ISSN (Print) - 0012-9976 | ISSN (Online) - 2349-8846

National Health PolicySubscribe to National Health Policy

Decoding Ayushman Bharat

The challenges before the components of Ayushman Bharat, the (ir)rationality behind raising the insurance coverage manifold are highlighted, a political economy narrative of the changing health financing scenario is drawn, and how the design of Ayushman Bharat will feed into executing the proposed public–private partnership model in public facilities and facilitate the strategic purchasing agenda of the National Health Policy is examined. Ayushman Bharat is a step towards creating a system that would facilitate in relinquishing public funds and public institutions to already dominant private players, which will have serious implications for the healthcare delivery system in India.

‘When You Start Doing This Work, It Is Hard to Eat Dal’

In 2013, manual scavenging, or the cleaning of “dry” latrines with unprotected hands, was abolished in India. Yet, millions of dry latrines are still manually serviced by Dalit labour. The Prime Minister’s Swachh Bharat Mission has put little effort into the health and dignity of sanitation workers relative to its efforts on subsidising and encouraging latrine-building. A few days spent with the Valmiki community in Lucknow are recounted.

Measuring Catastrophic Healthcare Expenditure

Catastrophic household healthcare expenditure is a prominent policy concern. The National Health Policy 2017 takes explicit cognisance of this issue and presents an empirical formulation to examine its incidence and patterns. However, the policy needs to account for household size variations to counter an implicit bias that tilts the estimates to reflect a higher concentration of catastrophic expenditure among the rich. This concern is illustrated using health data from the 71st round of the National Sample Survey. Further, a minor modification to unravel the socio-economic gradient in catastrophic healthcare expenditure has also been discussed.

Social Choice and Political Economy of Health

The National Health Policy, 2017 can be credited for an alternative vision towards the development of the health sector in India, but it falls short of expectations on certain counts. The core idea of strategic purchasing from the private sector is relevant, but can be incompatible with the existence of a robust public sector, particularly when reforms for enhancing the competitiveness of the public sector are undermined. Thus, the NHP essentially reopens the fundamental debate regarding the role of social choice mechanisms while deciding upon policy instruments and desirable outcomes. This has profound implications for the political economy of the health sector and can unintentionally catapult health as a salient feature in electoral politics.

Draft National Health Policy 2001 - III : Mental Health: Serious Misconceptions

Policy must certainly be built on people-based principles and practices of 'holistic' health and serious consideration must be given to evolving new perspectives about mental health and the inner life that is beyond the Cartesian mind/body dichotomy. However, a 'holistic' conception of mental health is not about treating mental disorder as another type of public health issue, like kala azar or malaria. While mental health must make linkages with the public health discourse, the differences must be also recognised, articulated and debated.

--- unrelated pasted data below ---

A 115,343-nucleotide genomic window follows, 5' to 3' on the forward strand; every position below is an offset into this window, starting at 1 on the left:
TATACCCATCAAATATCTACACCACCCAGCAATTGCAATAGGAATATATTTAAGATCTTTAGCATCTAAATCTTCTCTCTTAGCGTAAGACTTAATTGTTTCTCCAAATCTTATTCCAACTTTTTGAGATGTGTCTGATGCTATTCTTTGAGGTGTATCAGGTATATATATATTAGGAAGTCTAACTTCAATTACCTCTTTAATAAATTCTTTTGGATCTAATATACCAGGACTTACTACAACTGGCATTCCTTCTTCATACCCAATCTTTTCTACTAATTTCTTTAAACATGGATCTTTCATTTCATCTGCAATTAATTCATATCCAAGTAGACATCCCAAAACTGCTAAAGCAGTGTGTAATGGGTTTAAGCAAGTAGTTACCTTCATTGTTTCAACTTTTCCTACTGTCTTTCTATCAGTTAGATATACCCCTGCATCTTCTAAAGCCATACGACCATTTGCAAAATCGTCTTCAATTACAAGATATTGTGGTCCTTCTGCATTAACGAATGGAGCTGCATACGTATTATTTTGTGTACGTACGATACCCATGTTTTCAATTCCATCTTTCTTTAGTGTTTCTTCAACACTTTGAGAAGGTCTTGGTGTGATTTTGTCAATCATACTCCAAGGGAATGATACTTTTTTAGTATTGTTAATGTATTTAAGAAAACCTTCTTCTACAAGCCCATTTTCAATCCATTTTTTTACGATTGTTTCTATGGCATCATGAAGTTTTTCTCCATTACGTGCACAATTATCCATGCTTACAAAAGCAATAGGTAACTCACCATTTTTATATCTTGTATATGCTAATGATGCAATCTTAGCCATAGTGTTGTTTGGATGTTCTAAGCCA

Draft National Health Policy 2001 - II : Resource Generation without Planned Allocation

Unlike the health policy of 1983, this policy attempts to address the problem of poor financial allocations for health care and recommends that it be enhanced considerably. But without a detailed exercise inquiring into the present pattern of allocations, this prescription, overdue as it is, will not serve any purpose. If the additional resources are to make an impact, considerable restructuring of the health system has to be undertaken urgently.

Draft National Health Policy 2001-I : Debt Payment and Devaluing Elements of Public Health

Had the new health policy document proposed an overarching vision of how all the elements it enumerates would be put in place, it would have been a visionary document. As it stands the draft policy is riddled with contradictions and confusions. It spells a significant departure from the 1983 policy objectives of providing primary health care for all, specially the underprivileged. Instead of creatively utilising private sector to provide basic affordable health care, it all but hands over the task to the private sector, inevitably undermining existing national health programmes. By encouraging the corporate involvement in tertiary and secondary level medical care without first ensuring their access to the underprivileged, the draft denies the rights of the poor to good care.

Rhetoric of Evasion

When the government of India announces a new health policy after 29 years the expectation is that it will first of all define the critical issues and then proceed to elucidate a perspective which will come to grips with the major issues and construct the path to a future where the health and well-being of the people of the country are adequately cared for. The draft National Health Policy 2001 (NHP-2001) is unfortunately a short-term, myopic and blinkered wish list with no indication of where health and health care are located in the government’s list of priorities. To call this a ‘policy’ statement is a misuse of the term. Its ‘policy’ prescriptions exhibit a complete lack of understanding of both the existing state of affairs and the needs of tomorrow....
Back to Top